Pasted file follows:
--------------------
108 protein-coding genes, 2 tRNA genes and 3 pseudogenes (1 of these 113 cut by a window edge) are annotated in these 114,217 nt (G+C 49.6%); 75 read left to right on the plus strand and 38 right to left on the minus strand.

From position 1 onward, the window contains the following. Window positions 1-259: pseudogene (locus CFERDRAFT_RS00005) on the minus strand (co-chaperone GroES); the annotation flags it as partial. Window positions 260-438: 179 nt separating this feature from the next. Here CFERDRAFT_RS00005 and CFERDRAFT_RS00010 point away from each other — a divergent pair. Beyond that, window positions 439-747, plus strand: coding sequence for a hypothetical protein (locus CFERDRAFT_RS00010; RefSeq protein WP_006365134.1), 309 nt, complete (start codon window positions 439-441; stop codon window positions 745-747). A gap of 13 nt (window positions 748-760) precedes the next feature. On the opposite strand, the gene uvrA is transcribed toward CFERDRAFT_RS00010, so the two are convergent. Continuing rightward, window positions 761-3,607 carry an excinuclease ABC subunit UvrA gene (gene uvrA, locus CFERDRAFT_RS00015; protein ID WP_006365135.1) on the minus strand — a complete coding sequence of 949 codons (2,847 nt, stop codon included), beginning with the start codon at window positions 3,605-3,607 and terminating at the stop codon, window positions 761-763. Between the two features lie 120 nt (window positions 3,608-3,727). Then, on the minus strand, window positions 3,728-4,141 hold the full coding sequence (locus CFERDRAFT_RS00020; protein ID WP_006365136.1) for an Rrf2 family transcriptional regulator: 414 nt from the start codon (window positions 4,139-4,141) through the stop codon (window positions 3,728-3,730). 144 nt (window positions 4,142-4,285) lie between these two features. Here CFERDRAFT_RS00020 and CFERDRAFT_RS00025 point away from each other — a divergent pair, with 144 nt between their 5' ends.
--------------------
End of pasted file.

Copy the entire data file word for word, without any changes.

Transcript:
108 protein-coding genes, 2 tRNA genes and 3 pseudogenes (1 of these 113 cut by a window edge) are annotated in these 114,217 nt (G+C 49.6%); 75 read left to right on the plus strand and 38 right to left on the minus strand.

From position 1 onward, the window contains the following. Window positions 1-259: pseudogene (locus CFERDRAFT_RS00005) on the minus strand (co-chaperone GroES); the annotation flags it as partial. Window positions 260-438: 179 nt separating this feature from the next. Here CFERDRAFT_RS00005 and CFERDRAFT_RS00010 point away from each other — a divergent pair. Beyond that, window positions 439-747, plus strand: coding sequence for a hypothetical protein (locus CFERDRAFT_RS00010; RefSeq protein WP_006365134.1), 309 nt, complete (start codon window positions 439-441; stop codon window positions 745-747). A gap of 13 nt (window positions 748-760) precedes the next feature. On the opposite strand, the gene uvrA is transcribed toward CFERDRAFT_RS00010, so the two are convergent. Continuing rightward, window positions 761-3,607 carry an excinuclease ABC subunit UvrA gene (gene uvrA, locus CFERDRAFT_RS00015; protein ID WP_006365135.1) on the minus strand — a complete coding sequence of 949 codons (2,847 nt, stop codon included), beginning with the start codon at window positions 3,605-3,607 and terminating at the stop codon, window positions 761-763. Between the two features lie 120 nt (window positions 3,608-3,727). Then, on the minus strand, window positions 3,728-4,141 hold the full coding sequence (locus CFERDRAFT_RS00020; protein ID WP_006365136.1) for an Rrf2 family transcriptional regulator: 414 nt from the start codon (window positions 4,139-4,141) through the stop codon (window positions 3,728-3,730). 144 nt (window positions 4,142-4,285) lie between these two features. Here CFERDRAFT_RS00020 and CFERDRAFT_RS00025 point away from each other — a divergent pair, with 144 nt between their 5' ends.